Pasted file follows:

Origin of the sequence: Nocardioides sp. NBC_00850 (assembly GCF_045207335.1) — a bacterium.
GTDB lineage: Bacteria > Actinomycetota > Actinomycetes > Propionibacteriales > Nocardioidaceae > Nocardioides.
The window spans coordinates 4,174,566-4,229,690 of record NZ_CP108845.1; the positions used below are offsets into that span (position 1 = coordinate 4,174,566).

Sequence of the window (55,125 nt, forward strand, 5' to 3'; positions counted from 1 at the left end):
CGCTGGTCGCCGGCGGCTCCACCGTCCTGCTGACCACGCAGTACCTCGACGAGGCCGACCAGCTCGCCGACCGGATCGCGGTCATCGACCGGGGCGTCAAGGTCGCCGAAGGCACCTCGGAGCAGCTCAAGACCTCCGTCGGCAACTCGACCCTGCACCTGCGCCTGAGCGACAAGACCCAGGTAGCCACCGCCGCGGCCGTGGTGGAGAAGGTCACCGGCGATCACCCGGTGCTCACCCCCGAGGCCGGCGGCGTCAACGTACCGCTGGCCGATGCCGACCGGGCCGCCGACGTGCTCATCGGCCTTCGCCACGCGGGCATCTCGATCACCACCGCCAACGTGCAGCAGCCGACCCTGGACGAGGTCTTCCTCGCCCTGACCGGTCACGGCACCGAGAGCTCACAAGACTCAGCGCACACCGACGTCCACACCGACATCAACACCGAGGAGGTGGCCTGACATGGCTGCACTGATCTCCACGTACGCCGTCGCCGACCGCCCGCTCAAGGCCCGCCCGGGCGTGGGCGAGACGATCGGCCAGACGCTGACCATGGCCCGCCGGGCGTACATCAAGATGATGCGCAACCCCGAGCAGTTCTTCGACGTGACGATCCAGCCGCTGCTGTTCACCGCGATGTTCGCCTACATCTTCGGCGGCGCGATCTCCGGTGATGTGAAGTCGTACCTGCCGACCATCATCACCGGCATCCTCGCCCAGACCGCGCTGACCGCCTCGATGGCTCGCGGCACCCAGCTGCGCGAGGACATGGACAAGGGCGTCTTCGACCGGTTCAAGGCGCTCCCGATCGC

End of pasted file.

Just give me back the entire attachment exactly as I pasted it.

Origin of the sequence: Nocardioides sp. NBC_00850 (assembly GCF_045207335.1) — a bacterium.
GTDB lineage: Bacteria > Actinomycetota > Actinomycetes > Propionibacteriales > Nocardioidaceae > Nocardioides.
The window spans coordinates 4,174,566-4,229,690 of record NZ_CP108845.1; the positions used below are offsets into that span (position 1 = coordinate 4,174,566).

Sequence of the window (55,125 nt, forward strand, 5' to 3'; positions counted from 1 at the left end):
CGCTGGTCGCCGGCGGCTCCACCGTCCTGCTGACCACGCAGTACCTCGACGAGGCCGACCAGCTCGCCGACCGGATCGCGGTCATCGACCGGGGCGTCAAGGTCGCCGAAGGCACCTCGGAGCAGCTCAAGACCTCCGTCGGCAACTCGACCCTGCACCTGCGCCTGAGCGACAAGACCCAGGTAGCCACCGCCGCGGCCGTGGTGGAGAAGGTCACCGGCGATCACCCGGTGCTCACCCCCGAGGCCGGCGGCGTCAACGTACCGCTGGCCGATGCCGACCGGGCCGCCGACGTGCTCATCGGCCTTCGCCACGCGGGCATCTCGATCACCACCGCCAACGTGCAGCAGCCGACCCTGGACGAGGTCTTCCTCGCCCTGACCGGTCACGGCACCGAGAGCTCACAAGACTCAGCGCACACCGACGTCCACACCGACATCAACACCGAGGAGGTGGCCTGACATGGCTGCACTGATCTCCACGTACGCCGTCGCCGACCGCCCGCTCAAGGCCCGCCCGGGCGTGGGCGAGACGATCGGCCAGACGCTGACCATGGCCCGCCGGGCGTACATCAAGATGATGCGCAACCCCGAGCAGTTCTTCGACGTGACGATCCAGCCGCTGCTGTTCACCGCGATGTTCGCCTACATCTTCGGCGGCGCGATCTCCGGTGATGTGAAGTCGTACCTGCCGACCATCATCACCGGCATCCTCGCCCAGACCGCGCTGACCGCCTCGATGGCTCGCGGCACCCAGCTGCGCGAGGACATGGACAAGGGCGTCTTCGACCGGTTCAAGGCGCTCCCGATCGC